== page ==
Thread safe? Multi Core/64bit benefits?

Topics: SharpMap Project
May 23, 2008 at 3:20 PM
Hey guys,

I plan on using SharpMap to generate a bunch of dynamic maps for display on my website.

Is SharpMap thread safe?
Also, does it take advantage of multi core and/or 64-bit machines?

Thanks,
Matt
Coordinator
May 23, 2008 at 4:13 PM
Hi Matt, By default IIS runs each request in its own single thread, so as long as you are creating an instance of the map class for each request (As opposed to having a static instance) you will be just fine.

v0.9 runs in a single thread,
1.1experimental can run on more than one if you use an async renderer (not really designed for web use though) or if you use an AsyncHandler,
v2 is much more multithreaded and is nearing a beta 2 release but its not quite ready for the bigtime..
hth jd

mattm8305 wrote:
Hey guys,

I plan on using SharpMap to generate a bunch of dynamic maps for display on my website.

Is SharpMap thread safe?
Also, does it take advantage of multi core and/or 64-bit machines?

Thanks,
Matt



May 23, 2008 at 4:56 PM
Hey John,
When you say that v2 is much more multithreaded, do you mean SharpMap will utilize more than one thread to render the images?
Does this take advantage of a multi core machine? what about a 64-bit system?

When my website is under load, I am wondering if SharpMap would run better/faster on a multi core and/or 64-bit system.

Thanks again,
Matt
Coordinator
May 23, 2008 at 5:23 PM
Edited May 23, 2008 at 5:24 PM
Hi Matt, in v2 all dataaccess is async so yes it will utilize more than one thread. I do not think that there is anything in v2 to explicitly use multiple cores any more than the machine would naturally via multi threading , codekaizen can probably fill you in better than me on that. V2 for web is still a way off though..

WRT 64 bits: I run 64 and 32 for dev with no problems - I haven't got any metrics so I cant really say if sharpmap itself improves with 64bits. In production our web servers are currently 32 bit, database servers are 64. The web servers are lower spec and take quite a bit of punishment - probably from GDI. We are planning to replace GDI with an alternative for web rendering but in the short to medium time it is likely to remain as is. 

HTH jd

mattm8305 wrote:
Hey John,
When you say that v2 is much more multithreaded, do you mean SharpMap will utilize more than one thread to render the images?
Does this take advantage of a multi core machine? what about a 64-bit system?

When my website is under load, I am wondering if SharpMap would run better/faster on a multi core and/or 64-bit system.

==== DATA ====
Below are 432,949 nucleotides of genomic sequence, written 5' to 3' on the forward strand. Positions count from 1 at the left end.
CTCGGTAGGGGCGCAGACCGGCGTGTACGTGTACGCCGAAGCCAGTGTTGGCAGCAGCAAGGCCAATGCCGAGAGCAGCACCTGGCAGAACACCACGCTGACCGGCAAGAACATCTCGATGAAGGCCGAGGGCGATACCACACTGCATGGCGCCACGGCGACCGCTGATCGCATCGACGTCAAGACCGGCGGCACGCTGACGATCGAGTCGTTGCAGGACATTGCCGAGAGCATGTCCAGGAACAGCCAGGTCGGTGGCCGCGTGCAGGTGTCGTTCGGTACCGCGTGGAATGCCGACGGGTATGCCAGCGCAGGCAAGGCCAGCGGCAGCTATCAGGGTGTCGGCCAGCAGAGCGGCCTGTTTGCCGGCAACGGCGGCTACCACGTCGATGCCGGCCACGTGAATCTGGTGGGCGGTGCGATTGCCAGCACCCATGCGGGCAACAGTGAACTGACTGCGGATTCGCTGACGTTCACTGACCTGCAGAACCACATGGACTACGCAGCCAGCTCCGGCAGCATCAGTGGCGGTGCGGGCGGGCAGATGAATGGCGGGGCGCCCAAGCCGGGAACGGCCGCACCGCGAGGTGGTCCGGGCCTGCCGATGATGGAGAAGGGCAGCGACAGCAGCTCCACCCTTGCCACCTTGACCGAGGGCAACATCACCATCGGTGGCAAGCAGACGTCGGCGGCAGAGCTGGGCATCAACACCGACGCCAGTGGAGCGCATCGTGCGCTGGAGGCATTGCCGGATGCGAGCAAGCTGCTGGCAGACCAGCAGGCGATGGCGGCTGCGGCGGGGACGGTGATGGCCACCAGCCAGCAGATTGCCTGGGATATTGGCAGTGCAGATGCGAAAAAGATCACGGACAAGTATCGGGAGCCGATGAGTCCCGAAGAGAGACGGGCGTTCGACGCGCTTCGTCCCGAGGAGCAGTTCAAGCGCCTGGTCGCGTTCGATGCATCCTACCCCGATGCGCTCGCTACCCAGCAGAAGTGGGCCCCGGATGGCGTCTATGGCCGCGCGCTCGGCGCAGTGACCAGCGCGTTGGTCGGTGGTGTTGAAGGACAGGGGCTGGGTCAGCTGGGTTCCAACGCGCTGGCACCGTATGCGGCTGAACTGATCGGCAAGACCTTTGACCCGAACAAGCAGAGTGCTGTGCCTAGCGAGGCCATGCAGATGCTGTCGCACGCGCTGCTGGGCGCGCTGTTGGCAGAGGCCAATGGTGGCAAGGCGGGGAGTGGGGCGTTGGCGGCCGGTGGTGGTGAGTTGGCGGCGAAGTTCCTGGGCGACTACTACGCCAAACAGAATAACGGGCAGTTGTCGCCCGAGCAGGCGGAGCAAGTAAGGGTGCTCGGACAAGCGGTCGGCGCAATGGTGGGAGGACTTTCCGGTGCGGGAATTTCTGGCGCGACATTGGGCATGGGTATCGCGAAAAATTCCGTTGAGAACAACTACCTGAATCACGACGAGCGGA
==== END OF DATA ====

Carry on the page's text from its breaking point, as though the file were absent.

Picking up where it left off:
Thanks again,
Matt



Coordinator
May 24, 2008 at 6:11 AM
Here's my input -

Regarding SharpMap v2, we are looking to allow multithreading in multiple scenarios: data access, index and cache maintenance, and rendering. We're delivering multithreaded data access in Beta 2, it seems, since it will get have the greatest impact. The layered architecture will allow gradual introduction of multithreading where it makes sense. In rendering, this can be a challenge, since multithreading graphical operations often slows them down due to context switching. However, done correctly, it can be sped up if the rendering is complex and the raster output is cached. Since this will require some careful design, it won't be done soon. The rendering is layered now however, so if anyone wants to go for it, replacing the Basic*Renderer2D classes with classes which render on a separate thread.

Regarding multicore, John has it there. It (mostly) all depends on your OS scheduling mechanism.

Regarding 64 bit, my experience is that 64 bit is better. SharpMap doesn't care since it is pure MSIL, and the runtime will create either a 32 or 64 bit process depending on the OS. I've seen both x86 (32-bit) and x64, and the x64 JITter produces better, faster code. I haven't measured carefully, but I'd say SharpMap would be faster. Just look out for the "bitness" of any native DLLs you would be using. In the end, however, it is not as important as the efficiency of the algorithms and implementation of SharpMap, since they will completely swamp any metrics given sufficient data (and there is no shortage of that in the GIS realm). v2.0 still has a good amount of room for performance improvement in the core algorithms.